In the wake of the 2008 financial crisis, the People’s Bank of China responded just as their counterparts in the U.S. and Europe did by cutting interest rates. But since China’s central bank is controlled by China’s government, it literally force fed lending into China’s stateowned enterprises.  This ramped up lending, goosed infrastructure spending and industrial export capacity, and encouraged real estate speculation. The resulting surge in Chinese demand for raw materials helped lift Brazil, Indonesia, Australia and other Asian
countries, which thrived on exports to China.

China’s post-2008 GDP surge peaked at 12% in the first quarter of 2010, and has been slipping ever since. China’s third quarter GDP clocked in at 7.4%, which would be a dream come true for most countries. However, for those who export to China, the 38% fall from the early 2010 peak feels like hitting a brick wall. We’ve warned for some time that the investment boost after 2008 was likely to lead to overcapacity problems, which have appeared in the steel industry and other industrial goods sectors, and hurt profits. China’s economy is not likely to rebound until the level of excess capacity is reduced. This suggests China’s demand for raw materials will remain muted in coming months, as will their imports of raw materials.


When the National Party Congress convenes on November 8, China will implement their once-in-a-decade transition of installing new political leaders.  It is expected that the new general secretary will be Vice President Xi Jinping, with Vice Premier Li Keqiang assuming
the post of premier, which bears chief responsibility for the economy. The next 10 years are going to be particularly challenging, as China attempts to rebalance its economy from investment and exports to more consumption.

Exports and investment now comprise almost 50% of China’s GDP, while consumption is just 34%, compared to 70% in the U.S. The slowdown of exports to Europe and the U.S. and the overcapacity issue will complicate the transition. The average Chinese worker earns less than $4,000 per year, which suggests the loss of GDP from exports and investment might be tough to overcome with increased consumption in the short run.  Wages have been rising faster than GDP, which will bolster consumption over time, but also pose problems managing inflation in coming years.  In coming months, we expect the new leadership to cut interest rates and the bank reserve ratio to spur growth, which should stabilize growth in the 6 to 8% range.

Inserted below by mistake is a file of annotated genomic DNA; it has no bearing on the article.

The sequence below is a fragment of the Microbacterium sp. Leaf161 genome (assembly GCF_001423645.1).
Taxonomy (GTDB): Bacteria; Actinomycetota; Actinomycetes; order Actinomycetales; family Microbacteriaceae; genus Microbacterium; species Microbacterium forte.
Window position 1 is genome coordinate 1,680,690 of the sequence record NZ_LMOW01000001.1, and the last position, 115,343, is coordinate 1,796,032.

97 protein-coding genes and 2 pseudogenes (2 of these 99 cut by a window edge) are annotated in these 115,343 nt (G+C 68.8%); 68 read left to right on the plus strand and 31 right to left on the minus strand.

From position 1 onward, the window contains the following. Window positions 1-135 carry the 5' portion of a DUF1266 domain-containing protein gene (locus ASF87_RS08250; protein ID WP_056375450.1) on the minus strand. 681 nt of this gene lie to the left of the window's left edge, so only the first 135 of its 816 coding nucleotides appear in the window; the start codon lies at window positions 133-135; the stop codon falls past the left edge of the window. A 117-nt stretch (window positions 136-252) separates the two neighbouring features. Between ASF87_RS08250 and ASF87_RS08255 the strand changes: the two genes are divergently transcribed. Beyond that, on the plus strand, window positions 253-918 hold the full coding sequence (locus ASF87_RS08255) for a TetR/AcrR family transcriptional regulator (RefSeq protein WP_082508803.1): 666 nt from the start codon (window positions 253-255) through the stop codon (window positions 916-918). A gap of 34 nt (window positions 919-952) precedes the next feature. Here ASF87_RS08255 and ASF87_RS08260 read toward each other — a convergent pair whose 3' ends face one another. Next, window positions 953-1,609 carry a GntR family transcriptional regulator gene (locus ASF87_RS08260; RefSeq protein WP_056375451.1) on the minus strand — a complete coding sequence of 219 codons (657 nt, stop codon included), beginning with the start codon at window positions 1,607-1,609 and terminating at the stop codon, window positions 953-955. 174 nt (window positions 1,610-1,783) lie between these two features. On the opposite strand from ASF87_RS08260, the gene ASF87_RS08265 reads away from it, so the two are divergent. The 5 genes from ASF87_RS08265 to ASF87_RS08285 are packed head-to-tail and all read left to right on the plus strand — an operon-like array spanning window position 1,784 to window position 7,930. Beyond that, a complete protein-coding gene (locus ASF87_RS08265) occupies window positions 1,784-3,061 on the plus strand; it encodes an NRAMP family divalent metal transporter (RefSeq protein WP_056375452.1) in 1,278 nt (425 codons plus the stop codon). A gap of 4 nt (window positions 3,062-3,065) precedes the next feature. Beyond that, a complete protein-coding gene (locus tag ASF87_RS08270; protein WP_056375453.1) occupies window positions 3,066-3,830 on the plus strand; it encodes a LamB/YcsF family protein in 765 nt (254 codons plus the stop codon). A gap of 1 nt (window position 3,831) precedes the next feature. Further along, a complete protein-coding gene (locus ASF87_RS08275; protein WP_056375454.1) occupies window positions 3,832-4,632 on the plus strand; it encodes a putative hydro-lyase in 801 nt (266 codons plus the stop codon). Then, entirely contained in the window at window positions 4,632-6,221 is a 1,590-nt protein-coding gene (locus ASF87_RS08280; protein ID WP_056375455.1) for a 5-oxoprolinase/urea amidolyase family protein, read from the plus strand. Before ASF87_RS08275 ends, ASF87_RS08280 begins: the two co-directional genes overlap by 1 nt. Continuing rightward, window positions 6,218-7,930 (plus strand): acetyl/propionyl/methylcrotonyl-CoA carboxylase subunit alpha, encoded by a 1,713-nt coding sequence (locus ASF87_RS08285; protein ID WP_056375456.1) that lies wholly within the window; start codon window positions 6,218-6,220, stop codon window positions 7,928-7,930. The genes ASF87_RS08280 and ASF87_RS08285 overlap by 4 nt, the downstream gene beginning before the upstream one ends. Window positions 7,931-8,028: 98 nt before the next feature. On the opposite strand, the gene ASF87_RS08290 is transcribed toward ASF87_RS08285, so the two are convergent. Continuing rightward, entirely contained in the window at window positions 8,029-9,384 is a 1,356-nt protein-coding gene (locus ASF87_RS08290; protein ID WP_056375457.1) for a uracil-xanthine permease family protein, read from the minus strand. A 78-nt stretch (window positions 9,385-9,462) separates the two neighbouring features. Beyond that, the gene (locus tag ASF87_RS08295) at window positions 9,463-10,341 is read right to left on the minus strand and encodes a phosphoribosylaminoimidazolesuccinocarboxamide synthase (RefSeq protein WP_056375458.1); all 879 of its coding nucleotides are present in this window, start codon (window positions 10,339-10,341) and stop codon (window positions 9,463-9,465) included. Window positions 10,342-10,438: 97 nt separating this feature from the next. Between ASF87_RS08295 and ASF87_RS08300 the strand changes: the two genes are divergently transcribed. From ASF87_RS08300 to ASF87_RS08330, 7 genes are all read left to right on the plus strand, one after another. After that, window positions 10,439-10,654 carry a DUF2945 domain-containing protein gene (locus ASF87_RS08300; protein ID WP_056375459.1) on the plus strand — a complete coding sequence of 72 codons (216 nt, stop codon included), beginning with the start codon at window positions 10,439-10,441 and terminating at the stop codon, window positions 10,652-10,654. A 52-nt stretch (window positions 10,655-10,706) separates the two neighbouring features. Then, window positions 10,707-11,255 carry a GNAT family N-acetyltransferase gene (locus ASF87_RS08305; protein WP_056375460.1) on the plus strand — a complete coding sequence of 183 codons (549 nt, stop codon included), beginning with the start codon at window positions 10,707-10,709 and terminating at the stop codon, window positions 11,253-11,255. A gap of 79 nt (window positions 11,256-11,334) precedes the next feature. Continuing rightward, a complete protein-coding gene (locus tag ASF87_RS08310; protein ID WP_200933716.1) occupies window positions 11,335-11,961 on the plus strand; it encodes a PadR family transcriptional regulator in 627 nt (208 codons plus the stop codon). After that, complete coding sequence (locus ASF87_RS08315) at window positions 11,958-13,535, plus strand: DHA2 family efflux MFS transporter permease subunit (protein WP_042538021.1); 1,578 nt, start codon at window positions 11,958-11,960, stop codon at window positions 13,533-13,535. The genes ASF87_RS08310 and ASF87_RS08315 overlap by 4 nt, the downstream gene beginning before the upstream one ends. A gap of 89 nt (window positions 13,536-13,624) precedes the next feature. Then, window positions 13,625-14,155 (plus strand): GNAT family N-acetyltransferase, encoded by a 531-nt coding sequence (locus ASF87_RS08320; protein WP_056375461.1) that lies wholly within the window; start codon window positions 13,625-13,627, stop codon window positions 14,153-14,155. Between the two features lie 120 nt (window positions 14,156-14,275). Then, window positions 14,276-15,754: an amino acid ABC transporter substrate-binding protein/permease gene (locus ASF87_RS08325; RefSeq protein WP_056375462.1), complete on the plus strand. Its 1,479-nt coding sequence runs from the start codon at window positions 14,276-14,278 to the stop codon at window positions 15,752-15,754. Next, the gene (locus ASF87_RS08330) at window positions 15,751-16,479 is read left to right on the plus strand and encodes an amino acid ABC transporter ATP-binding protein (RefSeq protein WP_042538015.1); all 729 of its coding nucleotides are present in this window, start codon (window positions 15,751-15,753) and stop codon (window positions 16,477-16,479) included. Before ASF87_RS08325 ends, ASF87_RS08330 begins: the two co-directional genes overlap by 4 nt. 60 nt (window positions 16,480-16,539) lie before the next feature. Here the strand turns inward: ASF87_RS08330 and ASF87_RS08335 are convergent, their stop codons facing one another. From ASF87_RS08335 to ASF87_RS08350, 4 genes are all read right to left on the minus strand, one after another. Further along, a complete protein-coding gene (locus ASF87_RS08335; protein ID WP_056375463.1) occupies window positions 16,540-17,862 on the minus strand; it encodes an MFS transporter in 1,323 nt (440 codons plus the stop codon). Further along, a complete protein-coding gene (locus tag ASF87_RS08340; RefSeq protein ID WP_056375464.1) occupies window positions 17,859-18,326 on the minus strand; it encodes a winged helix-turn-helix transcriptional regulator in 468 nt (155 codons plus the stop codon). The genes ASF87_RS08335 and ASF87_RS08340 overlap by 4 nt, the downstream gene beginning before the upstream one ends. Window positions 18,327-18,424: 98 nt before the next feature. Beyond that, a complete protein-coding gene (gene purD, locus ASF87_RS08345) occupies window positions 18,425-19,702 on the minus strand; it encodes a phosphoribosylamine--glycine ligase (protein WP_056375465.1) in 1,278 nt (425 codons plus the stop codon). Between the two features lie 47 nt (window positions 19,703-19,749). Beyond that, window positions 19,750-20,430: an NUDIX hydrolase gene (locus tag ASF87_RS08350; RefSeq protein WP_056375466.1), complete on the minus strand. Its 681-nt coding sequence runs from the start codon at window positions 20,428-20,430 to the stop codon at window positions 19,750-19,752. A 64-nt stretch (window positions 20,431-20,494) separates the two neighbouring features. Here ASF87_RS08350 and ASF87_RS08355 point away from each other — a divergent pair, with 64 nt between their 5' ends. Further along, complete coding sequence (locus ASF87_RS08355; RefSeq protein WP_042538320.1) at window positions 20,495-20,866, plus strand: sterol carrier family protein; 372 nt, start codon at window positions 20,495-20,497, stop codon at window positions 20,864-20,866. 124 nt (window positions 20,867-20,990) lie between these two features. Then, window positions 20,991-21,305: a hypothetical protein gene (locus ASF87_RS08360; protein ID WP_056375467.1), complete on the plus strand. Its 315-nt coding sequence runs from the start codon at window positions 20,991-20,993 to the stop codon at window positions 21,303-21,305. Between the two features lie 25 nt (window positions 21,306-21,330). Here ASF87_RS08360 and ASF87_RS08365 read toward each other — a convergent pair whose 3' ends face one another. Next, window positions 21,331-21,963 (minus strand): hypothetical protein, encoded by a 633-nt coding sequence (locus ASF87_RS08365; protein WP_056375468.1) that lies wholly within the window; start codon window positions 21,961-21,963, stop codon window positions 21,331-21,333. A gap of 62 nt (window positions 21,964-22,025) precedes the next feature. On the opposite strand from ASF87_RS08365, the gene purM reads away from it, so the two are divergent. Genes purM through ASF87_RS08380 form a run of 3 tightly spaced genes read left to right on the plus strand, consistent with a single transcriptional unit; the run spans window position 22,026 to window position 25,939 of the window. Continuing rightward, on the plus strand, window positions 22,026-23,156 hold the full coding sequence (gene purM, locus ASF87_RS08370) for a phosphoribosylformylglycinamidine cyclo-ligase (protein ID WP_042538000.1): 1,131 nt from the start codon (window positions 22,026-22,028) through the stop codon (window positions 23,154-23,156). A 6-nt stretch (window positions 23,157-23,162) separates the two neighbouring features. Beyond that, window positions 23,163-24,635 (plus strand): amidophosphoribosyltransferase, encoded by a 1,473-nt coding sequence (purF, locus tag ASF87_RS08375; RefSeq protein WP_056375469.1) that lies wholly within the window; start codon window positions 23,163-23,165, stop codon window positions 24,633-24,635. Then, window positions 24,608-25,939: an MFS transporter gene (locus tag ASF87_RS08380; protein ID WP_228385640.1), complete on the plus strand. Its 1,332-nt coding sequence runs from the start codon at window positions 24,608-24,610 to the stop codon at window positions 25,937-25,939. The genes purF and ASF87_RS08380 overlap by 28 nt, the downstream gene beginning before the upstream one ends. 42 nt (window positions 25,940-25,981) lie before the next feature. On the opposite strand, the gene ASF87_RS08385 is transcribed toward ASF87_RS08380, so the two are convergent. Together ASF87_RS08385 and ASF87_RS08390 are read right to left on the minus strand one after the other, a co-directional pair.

Disclaimer: Investing involves risk, including possible loss of principal. The value of any financial instruments or markets mentioned herein can full as well as rise. Past performance does not guarantee future results.

This material is distributed for informational purposes only and should not be considered as investment advice, a recommendation of any particular security, strategy or investment product, or as an offer or solicitation with respect to the purchase or sale of any investment. Statistics, prices, estimates, forward-looking statements, and other information contained herein have been obtained from sources believed to be reliable, but no guarantee is given as to their accuracy or completeness. All expressions of opinion are subject to change without notice.

©2012 Forward Management, LLC. All rights reserved.
All other registered trademarks or copyrights are the property of their respective organizations.